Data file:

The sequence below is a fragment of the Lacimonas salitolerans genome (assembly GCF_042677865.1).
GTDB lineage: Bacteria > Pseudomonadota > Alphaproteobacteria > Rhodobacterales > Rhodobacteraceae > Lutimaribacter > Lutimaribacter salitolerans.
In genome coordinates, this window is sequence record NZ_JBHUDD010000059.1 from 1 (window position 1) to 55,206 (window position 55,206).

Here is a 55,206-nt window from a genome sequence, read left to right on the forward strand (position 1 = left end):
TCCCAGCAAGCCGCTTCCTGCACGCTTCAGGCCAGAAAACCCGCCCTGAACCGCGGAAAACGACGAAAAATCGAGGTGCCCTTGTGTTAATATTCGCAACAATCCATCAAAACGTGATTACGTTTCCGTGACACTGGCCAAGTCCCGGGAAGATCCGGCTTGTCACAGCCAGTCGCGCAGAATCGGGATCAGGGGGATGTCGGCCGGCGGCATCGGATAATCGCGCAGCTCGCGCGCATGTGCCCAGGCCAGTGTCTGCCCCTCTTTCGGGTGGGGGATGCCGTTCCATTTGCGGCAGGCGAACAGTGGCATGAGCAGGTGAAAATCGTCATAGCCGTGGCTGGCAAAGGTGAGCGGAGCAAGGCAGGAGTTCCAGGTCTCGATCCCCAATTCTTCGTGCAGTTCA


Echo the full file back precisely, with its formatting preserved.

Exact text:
The sequence below is a fragment of the Lacimonas salitolerans genome (assembly GCF_042677865.1).
GTDB lineage: Bacteria > Pseudomonadota > Alphaproteobacteria > Rhodobacterales > Rhodobacteraceae > Lutimaribacter > Lutimaribacter salitolerans.
In genome coordinates, this window is sequence record NZ_JBHUDD010000059.1 from 1 (window position 1) to 55,206 (window position 55,206).

Here is a 55,206-nt window from a genome sequence, read left to right on the forward strand (position 1 = left end):
TCCCAGCAAGCCGCTTCCTGCACGCTTCAGGCCAGAAAACCCGCCCTGAACCGCGGAAAACGACGAAAAATCGAGGTGCCCTTGTGTTAATATTCGCAACAATCCATCAAAACGTGATTACGTTTCCGTGACACTGGCCAAGTCCCGGGAAGATCCGGCTTGTCACAGCCAGTCGCGCAGAATCGGGATCAGGGGGATGTCGGCCGGCGGCATCGGATAATCGCGCAGCTCGCGCGCATGTGCCCAGGCCAGTGTCTGCCCCTCTTTCGGGTGGGGGATGCCGTTCCATTTGCGGCAGGCGAACAGTGGCATGAGCAGGTGAAAATCGTCATAGCCGTGGCTGGCAAAGGTGAGCGGAGCAAGGCAGGAGTTCCAGGTCTCGATCCCCAATTCTTCGTGCAGTTCA